Newest video games might all see a price hike of $10—making it $70 for major releases.

Last week, 2K Sports announced that it would raise the price of NBA 2K21 by $10 for next-generation video game consoles. This jump might signal an industry-wide trend of making full-release games $70 instead of $60. And while game publishers are free to set their own pricing, full-priced video games have cost $59.99 since 2005 when the Xbox 360 set the standard.

Now, as the industry revs up for the PlayStation 5 and Xbox Series X, along with all their shiny new games, consumers might have to plan for more strain on their wallets.

Is $70 a fair price?

Video games are one of the cheaper forms of entertainment when you consider them on a bang-for-your-buck, per-hour-of-entertainment-value basis. A $60 game, enjoyed over eight to 20 hours on the low end, is still a better value than a trip to the movies (if we ever get to do that again). Even at $70, a game is still a bargain in a money-time spent ratio. And games keep getting bigger, prettier, and more detailed (and waaay more expensive because of it)—but the price for the consumer has stayed the same for a decade and a half.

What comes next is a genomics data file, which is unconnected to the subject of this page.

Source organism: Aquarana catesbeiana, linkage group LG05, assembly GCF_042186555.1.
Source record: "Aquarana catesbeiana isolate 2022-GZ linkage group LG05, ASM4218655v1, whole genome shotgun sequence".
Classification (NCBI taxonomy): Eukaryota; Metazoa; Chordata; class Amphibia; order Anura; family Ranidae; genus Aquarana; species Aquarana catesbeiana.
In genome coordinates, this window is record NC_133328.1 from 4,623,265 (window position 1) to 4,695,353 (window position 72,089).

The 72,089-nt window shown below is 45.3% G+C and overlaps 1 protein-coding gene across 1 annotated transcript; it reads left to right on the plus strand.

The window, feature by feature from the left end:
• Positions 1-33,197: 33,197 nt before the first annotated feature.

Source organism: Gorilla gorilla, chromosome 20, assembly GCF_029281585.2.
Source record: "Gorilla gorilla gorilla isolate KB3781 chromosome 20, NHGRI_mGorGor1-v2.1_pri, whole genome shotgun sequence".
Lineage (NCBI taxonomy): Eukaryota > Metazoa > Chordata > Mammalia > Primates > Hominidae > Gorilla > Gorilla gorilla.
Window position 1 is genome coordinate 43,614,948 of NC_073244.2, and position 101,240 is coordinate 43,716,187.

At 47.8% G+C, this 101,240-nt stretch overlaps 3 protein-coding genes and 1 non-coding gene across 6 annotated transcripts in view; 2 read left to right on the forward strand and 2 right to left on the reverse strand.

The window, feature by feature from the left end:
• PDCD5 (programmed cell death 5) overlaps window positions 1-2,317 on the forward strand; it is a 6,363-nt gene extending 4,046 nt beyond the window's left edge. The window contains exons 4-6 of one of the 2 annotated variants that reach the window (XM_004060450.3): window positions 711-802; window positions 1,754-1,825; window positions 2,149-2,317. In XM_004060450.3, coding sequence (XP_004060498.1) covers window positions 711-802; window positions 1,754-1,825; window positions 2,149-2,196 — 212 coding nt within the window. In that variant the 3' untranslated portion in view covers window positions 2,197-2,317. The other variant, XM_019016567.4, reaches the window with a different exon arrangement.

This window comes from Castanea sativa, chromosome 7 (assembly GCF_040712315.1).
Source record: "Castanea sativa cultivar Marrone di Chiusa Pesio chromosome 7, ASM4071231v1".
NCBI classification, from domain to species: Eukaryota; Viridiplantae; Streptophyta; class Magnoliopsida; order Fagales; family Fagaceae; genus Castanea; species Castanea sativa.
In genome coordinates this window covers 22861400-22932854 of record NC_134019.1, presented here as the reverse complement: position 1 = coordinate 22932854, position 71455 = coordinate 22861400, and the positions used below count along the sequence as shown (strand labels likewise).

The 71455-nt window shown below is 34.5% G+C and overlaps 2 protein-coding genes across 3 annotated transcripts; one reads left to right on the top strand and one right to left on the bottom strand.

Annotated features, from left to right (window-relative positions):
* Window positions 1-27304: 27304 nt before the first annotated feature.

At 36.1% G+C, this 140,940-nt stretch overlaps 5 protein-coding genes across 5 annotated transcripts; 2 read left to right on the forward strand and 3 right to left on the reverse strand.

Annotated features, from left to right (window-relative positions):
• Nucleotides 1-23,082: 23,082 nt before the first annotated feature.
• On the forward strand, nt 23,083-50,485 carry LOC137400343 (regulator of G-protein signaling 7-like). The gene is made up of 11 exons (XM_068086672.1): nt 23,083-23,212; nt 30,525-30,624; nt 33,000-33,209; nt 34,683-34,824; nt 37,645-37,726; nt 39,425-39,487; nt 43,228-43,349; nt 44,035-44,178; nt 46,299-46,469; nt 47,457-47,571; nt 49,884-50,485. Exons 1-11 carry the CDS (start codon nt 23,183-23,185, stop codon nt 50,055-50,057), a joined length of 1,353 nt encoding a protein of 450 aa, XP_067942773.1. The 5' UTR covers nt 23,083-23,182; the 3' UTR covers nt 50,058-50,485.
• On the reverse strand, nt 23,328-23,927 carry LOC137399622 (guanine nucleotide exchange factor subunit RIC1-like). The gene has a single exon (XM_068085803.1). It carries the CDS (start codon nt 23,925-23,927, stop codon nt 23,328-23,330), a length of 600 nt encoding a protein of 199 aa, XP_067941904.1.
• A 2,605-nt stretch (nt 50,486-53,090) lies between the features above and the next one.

Compare that to the movies again. Movie tickets have only gotten more expensive over the last 15 years

Video games aren't cheap to make. In 2005, the most popular games cost around $25-$35 million to make. In 2020, top-shelf games cost around $75-$100 million—and the real juggernauts cost upwards of $100-$150 million.

Jockeying For Higher Profits

In response to 2K Sports' price hike, outspoken gamers shared their outrage on social media. The $60 price tag has been somewhat of a sacred cow, and many saw it as an ill omen for the future.

But consumers have also decried alternate monetization forms in games, namely microtransactions. (For those not acquainted, microtransactions are a business model where users can purchase virtual goods with micropayments of real-world money. Often, these are random loot boxes, cosmetics, pay-to-win elements, or gated content.) Microtransactions allow some of the most popular games like Fortnite, League of Legends, and Overwatch to thrive financially while being free-to-play. 

What seems to really irk gamers is when a game has both a hefty price tag AND microtransactions. But often those microtransactions are a way for studios to defray mounting development costs. Would a $70 price tag put the kibosh on microtransactions in full-price games?

Innovations Inbound

New consoles promise new frontiers for gaming, but this generation is promising financial innovations too. Whether a new price tag or newfangled pay model will be good for the consumer is yet to be seen, and many developers are offering next-gen upgrades for their current releases for free. The game industry, and those that consume its products, have seen growing pains and shakeups in the post-COVID world. Here's hoping the bottom line will be good for everyone.

What are your thoughts on a $70 price tag for games? Comment and let us know!